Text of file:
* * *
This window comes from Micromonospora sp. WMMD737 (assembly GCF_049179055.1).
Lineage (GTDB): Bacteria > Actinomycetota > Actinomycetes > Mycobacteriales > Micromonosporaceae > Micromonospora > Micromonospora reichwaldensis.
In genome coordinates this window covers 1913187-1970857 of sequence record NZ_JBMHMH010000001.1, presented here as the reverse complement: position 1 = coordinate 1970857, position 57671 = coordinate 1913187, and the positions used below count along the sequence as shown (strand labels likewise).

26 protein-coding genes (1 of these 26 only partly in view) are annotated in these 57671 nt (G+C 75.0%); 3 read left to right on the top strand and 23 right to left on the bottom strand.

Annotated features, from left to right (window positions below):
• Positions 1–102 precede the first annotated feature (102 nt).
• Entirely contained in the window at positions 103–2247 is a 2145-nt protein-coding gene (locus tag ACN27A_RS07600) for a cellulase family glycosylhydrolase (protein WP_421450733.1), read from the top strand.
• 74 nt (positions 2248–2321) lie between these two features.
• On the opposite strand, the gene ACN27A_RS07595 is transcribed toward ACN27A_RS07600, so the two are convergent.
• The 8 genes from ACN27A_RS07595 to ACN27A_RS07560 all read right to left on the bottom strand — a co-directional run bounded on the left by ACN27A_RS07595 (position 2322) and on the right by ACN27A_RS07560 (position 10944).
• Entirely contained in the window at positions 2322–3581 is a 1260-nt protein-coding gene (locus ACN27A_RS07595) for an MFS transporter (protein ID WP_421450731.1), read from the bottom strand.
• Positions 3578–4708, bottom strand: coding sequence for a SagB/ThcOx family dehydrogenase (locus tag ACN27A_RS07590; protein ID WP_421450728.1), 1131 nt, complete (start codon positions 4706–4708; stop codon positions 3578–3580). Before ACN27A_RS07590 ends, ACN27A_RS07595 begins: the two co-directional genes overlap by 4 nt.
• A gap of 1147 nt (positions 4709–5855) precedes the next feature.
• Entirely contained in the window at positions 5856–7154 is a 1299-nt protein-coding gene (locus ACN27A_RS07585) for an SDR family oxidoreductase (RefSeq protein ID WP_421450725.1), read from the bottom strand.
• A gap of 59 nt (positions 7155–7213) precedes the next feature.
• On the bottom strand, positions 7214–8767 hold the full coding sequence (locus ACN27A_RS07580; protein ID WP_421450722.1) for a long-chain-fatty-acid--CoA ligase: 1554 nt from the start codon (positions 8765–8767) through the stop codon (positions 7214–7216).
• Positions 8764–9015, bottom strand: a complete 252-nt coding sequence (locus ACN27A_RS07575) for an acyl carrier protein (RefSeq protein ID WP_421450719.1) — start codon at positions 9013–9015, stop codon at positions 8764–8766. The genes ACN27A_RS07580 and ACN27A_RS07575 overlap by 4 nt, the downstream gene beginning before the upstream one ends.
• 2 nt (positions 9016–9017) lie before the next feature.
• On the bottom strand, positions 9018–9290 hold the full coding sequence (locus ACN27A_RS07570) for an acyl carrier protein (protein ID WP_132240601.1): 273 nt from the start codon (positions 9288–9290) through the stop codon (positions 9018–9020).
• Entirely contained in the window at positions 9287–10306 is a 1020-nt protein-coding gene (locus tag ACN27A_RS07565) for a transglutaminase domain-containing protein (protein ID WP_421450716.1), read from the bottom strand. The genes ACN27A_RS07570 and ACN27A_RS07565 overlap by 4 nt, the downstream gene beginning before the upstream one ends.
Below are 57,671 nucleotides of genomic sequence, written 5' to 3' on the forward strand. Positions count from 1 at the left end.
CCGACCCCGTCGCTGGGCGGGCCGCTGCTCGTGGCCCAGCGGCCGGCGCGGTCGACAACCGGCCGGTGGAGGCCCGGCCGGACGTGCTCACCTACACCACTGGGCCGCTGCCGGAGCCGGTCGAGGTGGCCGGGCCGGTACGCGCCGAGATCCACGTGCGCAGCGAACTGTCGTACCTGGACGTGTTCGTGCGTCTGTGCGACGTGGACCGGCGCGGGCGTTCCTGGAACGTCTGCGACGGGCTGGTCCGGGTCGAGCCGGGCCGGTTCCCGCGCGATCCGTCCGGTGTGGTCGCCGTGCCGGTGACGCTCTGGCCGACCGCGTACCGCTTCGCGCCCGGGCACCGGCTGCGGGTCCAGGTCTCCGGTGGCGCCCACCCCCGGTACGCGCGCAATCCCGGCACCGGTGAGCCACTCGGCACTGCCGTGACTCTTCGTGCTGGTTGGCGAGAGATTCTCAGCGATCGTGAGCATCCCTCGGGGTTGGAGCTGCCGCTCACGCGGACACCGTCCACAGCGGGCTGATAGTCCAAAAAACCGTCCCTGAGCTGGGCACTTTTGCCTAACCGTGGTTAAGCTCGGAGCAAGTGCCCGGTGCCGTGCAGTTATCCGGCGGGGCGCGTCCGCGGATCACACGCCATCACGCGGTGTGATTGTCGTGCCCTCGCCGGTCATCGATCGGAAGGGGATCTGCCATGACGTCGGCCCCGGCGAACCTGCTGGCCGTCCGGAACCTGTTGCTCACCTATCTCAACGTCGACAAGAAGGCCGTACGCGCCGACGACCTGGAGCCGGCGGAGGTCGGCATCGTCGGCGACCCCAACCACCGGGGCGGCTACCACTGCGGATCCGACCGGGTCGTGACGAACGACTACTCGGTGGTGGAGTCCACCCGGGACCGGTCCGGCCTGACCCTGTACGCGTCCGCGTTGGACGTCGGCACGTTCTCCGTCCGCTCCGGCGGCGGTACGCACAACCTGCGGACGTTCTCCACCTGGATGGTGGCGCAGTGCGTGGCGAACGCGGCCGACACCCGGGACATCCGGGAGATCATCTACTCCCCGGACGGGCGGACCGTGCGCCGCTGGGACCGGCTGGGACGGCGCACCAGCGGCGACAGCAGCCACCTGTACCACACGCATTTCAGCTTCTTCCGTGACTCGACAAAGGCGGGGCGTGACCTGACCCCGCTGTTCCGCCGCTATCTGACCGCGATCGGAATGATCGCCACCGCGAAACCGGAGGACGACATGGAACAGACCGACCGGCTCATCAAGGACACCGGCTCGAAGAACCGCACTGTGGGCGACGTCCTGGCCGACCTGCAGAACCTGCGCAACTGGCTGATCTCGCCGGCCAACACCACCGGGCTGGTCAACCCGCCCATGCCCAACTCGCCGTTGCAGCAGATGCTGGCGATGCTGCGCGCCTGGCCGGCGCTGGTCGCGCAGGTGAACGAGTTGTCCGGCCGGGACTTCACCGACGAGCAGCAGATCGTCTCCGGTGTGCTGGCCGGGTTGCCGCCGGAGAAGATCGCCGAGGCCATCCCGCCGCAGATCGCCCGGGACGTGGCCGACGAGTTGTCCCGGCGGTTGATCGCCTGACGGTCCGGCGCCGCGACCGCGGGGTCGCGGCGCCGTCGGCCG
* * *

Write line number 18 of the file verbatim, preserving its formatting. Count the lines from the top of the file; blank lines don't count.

• 2 nt (positions 9016–9017) lie before the next feature.